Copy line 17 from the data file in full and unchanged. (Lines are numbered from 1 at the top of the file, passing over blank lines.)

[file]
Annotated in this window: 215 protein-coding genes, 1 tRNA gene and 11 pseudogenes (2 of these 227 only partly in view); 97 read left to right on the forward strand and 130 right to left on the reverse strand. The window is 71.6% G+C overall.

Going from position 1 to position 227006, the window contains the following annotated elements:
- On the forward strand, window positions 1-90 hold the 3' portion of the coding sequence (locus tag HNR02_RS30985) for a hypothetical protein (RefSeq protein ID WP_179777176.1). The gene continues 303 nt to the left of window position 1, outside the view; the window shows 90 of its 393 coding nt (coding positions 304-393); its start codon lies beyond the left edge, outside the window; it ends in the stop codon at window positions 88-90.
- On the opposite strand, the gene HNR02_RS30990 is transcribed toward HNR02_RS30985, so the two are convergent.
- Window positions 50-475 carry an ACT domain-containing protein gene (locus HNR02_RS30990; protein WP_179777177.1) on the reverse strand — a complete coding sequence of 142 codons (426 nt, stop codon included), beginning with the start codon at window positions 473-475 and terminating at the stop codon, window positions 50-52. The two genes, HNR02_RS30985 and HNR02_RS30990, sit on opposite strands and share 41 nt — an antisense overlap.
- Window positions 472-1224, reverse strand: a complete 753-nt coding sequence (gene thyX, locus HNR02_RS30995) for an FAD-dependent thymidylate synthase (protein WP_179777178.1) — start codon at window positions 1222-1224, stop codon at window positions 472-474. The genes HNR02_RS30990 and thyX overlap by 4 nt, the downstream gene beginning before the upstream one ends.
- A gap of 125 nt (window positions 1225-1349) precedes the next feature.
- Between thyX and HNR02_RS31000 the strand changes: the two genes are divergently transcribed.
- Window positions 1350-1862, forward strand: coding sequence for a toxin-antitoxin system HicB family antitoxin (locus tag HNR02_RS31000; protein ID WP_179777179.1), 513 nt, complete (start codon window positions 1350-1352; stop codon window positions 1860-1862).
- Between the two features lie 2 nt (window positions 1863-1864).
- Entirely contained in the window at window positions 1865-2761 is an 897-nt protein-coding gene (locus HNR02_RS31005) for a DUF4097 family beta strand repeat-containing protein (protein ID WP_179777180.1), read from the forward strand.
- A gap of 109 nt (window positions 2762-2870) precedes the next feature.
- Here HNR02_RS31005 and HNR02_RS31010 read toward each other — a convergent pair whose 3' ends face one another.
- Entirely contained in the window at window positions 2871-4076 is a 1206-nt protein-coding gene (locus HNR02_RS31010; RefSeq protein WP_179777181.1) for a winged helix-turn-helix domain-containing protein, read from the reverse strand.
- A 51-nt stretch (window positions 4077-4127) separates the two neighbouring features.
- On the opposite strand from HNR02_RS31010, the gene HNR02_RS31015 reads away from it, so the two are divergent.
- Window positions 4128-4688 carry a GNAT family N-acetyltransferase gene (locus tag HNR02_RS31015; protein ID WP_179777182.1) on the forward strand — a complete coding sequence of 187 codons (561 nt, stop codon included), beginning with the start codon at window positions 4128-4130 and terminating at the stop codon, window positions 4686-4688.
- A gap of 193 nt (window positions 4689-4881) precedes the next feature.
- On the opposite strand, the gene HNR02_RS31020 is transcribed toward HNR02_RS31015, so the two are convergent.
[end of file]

- Window positions 4128-4688 carry a GNAT family N-acetyltransferase gene (locus tag HNR02_RS31015; protein ID WP_179777182.1) on the forward strand — a complete coding sequence of 187 codons (561 nt, stop codon included), beginning with the start codon at window positions 4128-4130 and terminating at the stop codon, window positions 4686-4688.